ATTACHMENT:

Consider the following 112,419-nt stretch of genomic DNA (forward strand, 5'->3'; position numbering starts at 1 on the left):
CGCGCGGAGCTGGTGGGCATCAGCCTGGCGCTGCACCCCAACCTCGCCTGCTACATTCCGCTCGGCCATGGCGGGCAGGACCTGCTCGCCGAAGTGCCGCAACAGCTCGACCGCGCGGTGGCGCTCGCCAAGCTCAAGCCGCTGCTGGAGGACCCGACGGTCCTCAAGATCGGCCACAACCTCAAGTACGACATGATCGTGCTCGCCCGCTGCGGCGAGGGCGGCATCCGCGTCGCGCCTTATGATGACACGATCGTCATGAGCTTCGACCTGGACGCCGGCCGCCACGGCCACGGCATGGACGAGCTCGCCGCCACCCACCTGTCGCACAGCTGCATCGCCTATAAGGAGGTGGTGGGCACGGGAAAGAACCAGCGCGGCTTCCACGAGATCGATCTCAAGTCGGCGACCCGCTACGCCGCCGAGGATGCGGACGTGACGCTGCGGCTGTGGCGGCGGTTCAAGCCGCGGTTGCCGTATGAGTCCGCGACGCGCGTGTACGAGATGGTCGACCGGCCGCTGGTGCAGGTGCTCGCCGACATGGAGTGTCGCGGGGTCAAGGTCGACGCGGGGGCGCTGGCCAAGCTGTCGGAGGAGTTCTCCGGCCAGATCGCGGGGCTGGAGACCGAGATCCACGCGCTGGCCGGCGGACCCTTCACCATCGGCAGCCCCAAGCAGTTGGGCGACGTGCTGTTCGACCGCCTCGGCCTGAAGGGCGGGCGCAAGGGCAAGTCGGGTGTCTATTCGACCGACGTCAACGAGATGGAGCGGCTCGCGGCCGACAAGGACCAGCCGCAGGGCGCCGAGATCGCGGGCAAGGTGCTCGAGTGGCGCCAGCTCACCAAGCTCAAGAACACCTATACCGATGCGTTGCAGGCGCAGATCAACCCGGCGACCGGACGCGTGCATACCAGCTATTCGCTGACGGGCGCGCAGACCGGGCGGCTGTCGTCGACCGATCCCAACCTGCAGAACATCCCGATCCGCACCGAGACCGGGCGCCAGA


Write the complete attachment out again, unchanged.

Consider the following 112,419-nt stretch of genomic DNA (forward strand, 5'->3'; position numbering starts at 1 on the left):
CGCGCGGAGCTGGTGGGCATCAGCCTGGCGCTGCACCCCAACCTCGCCTGCTACATTCCGCTCGGCCATGGCGGGCAGGACCTGCTCGCCGAAGTGCCGCAACAGCTCGACCGCGCGGTGGCGCTCGCCAAGCTCAAGCCGCTGCTGGAGGACCCGACGGTCCTCAAGATCGGCCACAACCTCAAGTACGACATGATCGTGCTCGCCCGCTGCGGCGAGGGCGGCATCCGCGTCGCGCCTTATGATGACACGATCGTCATGAGCTTCGACCTGGACGCCGGCCGCCACGGCCACGGCATGGACGAGCTCGCCGCCACCCACCTGTCGCACAGCTGCATCGCCTATAAGGAGGTGGTGGGCACGGGAAAGAACCAGCGCGGCTTCCACGAGATCGATCTCAAGTCGGCGACCCGCTACGCCGCCGAGGATGCGGACGTGACGCTGCGGCTGTGGCGGCGGTTCAAGCCGCGGTTGCCGTATGAGTCCGCGACGCGCGTGTACGAGATGGTCGACCGGCCGCTGGTGCAGGTGCTCGCCGACATGGAGTGTCGCGGGGTCAAGGTCGACGCGGGGGCGCTGGCCAAGCTGTCGGAGGAGTTCTCCGGCCAGATCGCGGGGCTGGAGACCGAGATCCACGCGCTGGCCGGCGGACCCTTCACCATCGGCAGCCCCAAGCAGTTGGGCGACGTGCTGTTCGACCGCCTCGGCCTGAAGGGCGGGCGCAAGGGCAAGTCGGGTGTCTATTCGACCGACGTCAACGAGATGGAGCGGCTCGCGGCCGACAAGGACCAGCCGCAGGGCGCCGAGATCGCGGGCAAGGTGCTCGAGTGGCGCCAGCTCACCAAGCTCAAGAACACCTATACCGATGCGTTGCAGGCGCAGATCAACCCGGCGACCGGACGCGTGCATACCAGCTATTCGCTGACGGGCGCGCAGACCGGGCGGCTGTCGTCGACCGATCCCAACCTGCAGAACATCCCGATCCGCACCGAGACCGGGCGCCAGA